The Exorcism squanders intriguing meta-horror with ridiculous set items | Films | Entertainment | EUROtoday

Get real time updates directly on you device, subscribe now.

Russell Crowe continues his obvious obsession with demonic possession in The Exorcism, a enjoyable but flimsy unconnected follow-up to the superior but bonkers interval horror, The Pope’s Exorcist.

On the floor, the Gladiator star is ideal casting as Anthony ‘Tony’ Miller, a fading actor with a troubled historical past of dependancy who believes he has what it takes for a significant Hollywood comeback.

When the lead of an upcoming horror movie mysteriously dies on set, Tony lands the half after laying naked his soul at an audition with overbearing director Peter (performed by Adam Goldberg), who desires to take his generic supernatural thriller to the following degree.

However, the reappearance of Tony’s rebellious daughter Lee (Ryan Simpkins) dredges up the previous, and he finds himself changing into the sufferer of the very factor his character is battling towards.

In comparability to The Pope’s Exorcist, a way more gleeful horror with a perfectly hammy efficiency from Crowe in an Italian accent, The Exorcism makes an attempt to delve deeper however sadly simply finally ends up treading water.

Scores of horror-heads will undoubtedly be planning double payments – a type of exorcist twist on Viggo Mortensen and David Cronenberg’s thrillers A History of Violence and Eastern Promises – however ending off with Crowe’s more moderen possession image is liable to ship followers to sleep.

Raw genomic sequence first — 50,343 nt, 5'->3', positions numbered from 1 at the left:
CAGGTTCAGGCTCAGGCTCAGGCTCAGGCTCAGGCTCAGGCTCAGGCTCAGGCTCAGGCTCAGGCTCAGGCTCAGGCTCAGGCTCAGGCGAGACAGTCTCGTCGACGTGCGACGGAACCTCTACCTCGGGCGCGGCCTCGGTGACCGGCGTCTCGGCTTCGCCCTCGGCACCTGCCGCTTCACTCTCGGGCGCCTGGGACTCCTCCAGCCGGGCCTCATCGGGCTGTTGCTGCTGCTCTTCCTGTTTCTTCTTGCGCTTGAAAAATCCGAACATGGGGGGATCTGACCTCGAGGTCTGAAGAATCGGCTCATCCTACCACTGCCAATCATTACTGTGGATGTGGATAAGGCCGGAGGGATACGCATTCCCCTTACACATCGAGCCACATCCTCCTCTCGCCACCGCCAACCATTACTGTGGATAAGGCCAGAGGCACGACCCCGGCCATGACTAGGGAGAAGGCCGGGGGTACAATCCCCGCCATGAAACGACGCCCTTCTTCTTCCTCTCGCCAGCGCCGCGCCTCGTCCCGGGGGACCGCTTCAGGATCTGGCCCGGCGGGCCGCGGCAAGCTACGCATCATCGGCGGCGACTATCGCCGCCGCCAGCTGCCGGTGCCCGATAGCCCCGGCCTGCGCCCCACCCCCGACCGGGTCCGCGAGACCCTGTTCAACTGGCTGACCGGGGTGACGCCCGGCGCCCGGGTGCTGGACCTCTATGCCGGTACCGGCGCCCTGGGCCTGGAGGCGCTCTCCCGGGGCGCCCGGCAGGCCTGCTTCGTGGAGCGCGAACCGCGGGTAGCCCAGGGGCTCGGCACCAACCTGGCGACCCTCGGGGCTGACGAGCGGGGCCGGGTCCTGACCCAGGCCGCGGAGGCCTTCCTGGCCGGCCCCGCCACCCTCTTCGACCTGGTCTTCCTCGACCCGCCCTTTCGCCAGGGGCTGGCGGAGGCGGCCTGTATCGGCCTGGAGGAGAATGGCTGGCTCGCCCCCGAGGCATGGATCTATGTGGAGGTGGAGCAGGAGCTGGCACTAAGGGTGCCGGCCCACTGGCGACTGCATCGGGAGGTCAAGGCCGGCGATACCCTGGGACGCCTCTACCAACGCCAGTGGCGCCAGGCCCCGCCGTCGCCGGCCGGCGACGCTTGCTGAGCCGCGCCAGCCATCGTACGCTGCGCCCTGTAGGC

Director and author Joshua John Miller clearly has bigger themes in thoughts for his main man than his flip as Father Gabriele Amorth; right here Crowe does an admirable job of wrangling a moderately shallow script right into a considerably layered efficiency.

The dramatic conceit begins off promising as Miller explores the underbelly of filmmaking, from sinister animatronic replicas of the actors’ faces to the all-but abusive lengths Goldberg’s director goes to unlock Tony’s trauma for his efficiency.

The Exorcism’s key location – a full-sized, basic haunted home set with shadowy corners evoking the unique The Exorcist and Nightmare on Elm Street slashers – is jaw-droppingly realised and nice enjoyable for the digital camera and actors to get misplaced in when the movie permits itself such liberty.

Unfortunately, the scares are all anchored by a moderately drained metaphor for guilt and dependancy with no refreshing perception, and the plot rapidly descends into an completely ridiculous but all-too-familiar last showdown.

Brief gestures at Tony’s troublesome previous solely serve to interrupt the thrills, an issue compounded by the confounding presence of David Hyde Pierce’s comical Father Conor, a Catholic marketing consultant on the movie who throws the tone off-kilter in virtually each scene.

Pierce isn’t solely responsible for The Exorcism’s profoundly uncanny timbre, although, as audiences received’t know whether or not to cry or chuckle as soon as Crowe’s antagonistic function turns into clear.

After one or two considerably efficient soar scares within the first act, Crowe scurries and contorts with a dead-eyed stare or malicious grin, throwing any likelihood the movie had at real scares out the window.

This can be forgivable if the remainder of the solid had been having a fraction of the quantity of enjoyable Crowe appears to be having, however their dour self-seriousness simply doesn’t chime with what may have been a wry meta-commentary on the horror style.

While there are many charming sensible horror results and a sleazy, desolate ambiance a whole lot of trendy chillers are lacking, The Exorcism is finally a sloppy affair in dire want of a punch-up.

The Exorcism is in cinemas from Friday, June 21.